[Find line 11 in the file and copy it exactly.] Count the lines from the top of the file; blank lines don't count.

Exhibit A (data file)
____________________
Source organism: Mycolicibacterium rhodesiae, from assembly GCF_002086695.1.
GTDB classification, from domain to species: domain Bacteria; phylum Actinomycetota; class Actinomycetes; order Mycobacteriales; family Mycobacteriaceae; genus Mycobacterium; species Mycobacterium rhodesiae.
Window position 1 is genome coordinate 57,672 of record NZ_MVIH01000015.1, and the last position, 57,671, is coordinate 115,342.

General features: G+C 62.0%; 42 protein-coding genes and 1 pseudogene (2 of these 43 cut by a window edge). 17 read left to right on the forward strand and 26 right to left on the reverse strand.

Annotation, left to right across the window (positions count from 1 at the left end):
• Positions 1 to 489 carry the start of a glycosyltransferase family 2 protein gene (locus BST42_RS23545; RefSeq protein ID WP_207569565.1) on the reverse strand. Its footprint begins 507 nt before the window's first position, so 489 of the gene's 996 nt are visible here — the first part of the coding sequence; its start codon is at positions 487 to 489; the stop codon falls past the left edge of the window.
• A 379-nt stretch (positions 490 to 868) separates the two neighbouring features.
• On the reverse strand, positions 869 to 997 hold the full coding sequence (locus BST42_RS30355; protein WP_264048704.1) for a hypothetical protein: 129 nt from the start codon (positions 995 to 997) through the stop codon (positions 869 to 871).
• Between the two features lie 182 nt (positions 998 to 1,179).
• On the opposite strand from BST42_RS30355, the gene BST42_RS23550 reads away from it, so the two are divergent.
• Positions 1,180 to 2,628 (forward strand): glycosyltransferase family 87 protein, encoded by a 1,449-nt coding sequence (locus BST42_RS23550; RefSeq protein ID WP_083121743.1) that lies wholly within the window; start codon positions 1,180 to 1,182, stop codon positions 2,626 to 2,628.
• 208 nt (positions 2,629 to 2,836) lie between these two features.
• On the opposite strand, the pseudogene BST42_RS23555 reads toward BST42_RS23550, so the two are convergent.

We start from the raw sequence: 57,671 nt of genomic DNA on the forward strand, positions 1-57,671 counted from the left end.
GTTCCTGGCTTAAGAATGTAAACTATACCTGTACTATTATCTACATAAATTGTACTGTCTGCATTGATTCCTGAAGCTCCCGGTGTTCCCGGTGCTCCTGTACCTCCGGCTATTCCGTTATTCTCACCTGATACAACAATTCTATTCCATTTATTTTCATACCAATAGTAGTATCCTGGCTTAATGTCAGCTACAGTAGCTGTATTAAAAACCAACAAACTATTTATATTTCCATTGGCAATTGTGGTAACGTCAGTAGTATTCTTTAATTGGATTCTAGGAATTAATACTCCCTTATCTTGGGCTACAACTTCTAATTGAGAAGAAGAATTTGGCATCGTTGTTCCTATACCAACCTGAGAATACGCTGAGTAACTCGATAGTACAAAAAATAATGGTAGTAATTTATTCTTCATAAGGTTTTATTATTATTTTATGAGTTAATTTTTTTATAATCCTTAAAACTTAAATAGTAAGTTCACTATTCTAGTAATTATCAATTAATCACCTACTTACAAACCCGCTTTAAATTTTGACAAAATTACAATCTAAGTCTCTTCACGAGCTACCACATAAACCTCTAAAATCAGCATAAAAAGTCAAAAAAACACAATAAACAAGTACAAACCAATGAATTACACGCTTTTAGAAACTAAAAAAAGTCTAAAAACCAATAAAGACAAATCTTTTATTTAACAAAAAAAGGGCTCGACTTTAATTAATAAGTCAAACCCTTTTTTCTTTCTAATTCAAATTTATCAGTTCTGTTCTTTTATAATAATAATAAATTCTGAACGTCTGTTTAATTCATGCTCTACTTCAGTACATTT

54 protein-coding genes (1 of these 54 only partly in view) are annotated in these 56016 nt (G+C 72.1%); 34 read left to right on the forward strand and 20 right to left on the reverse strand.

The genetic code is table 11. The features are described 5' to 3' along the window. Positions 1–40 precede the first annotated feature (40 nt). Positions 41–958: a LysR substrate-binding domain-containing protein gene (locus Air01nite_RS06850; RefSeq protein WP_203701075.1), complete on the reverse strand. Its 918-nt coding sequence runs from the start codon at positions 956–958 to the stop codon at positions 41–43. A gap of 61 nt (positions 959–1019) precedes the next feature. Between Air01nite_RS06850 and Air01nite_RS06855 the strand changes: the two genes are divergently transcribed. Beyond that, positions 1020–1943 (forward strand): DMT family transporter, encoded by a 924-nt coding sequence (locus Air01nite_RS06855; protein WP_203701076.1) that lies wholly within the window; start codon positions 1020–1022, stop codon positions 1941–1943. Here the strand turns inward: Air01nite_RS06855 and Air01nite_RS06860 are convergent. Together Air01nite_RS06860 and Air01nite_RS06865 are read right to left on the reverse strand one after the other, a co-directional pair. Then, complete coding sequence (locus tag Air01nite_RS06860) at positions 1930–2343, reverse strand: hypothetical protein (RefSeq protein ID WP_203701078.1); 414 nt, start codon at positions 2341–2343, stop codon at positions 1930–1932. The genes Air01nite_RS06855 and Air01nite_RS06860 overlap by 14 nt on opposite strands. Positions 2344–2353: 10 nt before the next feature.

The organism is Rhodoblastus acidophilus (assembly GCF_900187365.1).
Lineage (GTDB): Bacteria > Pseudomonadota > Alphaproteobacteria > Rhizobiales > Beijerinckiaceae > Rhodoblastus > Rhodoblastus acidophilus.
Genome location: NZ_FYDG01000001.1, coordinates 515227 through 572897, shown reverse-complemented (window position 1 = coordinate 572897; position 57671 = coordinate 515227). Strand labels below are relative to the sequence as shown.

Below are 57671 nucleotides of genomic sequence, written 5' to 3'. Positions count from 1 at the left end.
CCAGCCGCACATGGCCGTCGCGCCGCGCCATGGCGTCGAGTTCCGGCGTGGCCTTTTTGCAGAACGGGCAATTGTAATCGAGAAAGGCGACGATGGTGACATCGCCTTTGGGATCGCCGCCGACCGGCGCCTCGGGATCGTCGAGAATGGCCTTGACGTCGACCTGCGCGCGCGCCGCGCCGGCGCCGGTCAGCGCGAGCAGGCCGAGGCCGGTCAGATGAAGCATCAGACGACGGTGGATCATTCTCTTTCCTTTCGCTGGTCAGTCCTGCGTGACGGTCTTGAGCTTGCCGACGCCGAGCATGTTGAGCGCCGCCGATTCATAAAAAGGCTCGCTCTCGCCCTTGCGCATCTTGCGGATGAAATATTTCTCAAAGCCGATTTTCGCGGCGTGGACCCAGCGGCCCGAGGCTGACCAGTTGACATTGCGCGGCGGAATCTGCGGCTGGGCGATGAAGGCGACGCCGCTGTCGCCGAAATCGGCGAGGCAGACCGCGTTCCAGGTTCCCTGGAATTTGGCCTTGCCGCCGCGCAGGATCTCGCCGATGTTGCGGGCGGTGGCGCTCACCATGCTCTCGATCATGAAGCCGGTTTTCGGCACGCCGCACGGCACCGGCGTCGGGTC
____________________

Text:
• Positions 1,180 to 2,628 (forward strand): glycosyltransferase family 87 protein, encoded by a 1,449-nt coding sequence (locus BST42_RS23550; RefSeq protein ID WP_083121743.1) that lies wholly within the window; start codon positions 1,180 to 1,182, stop codon positions 2,626 to 2,628.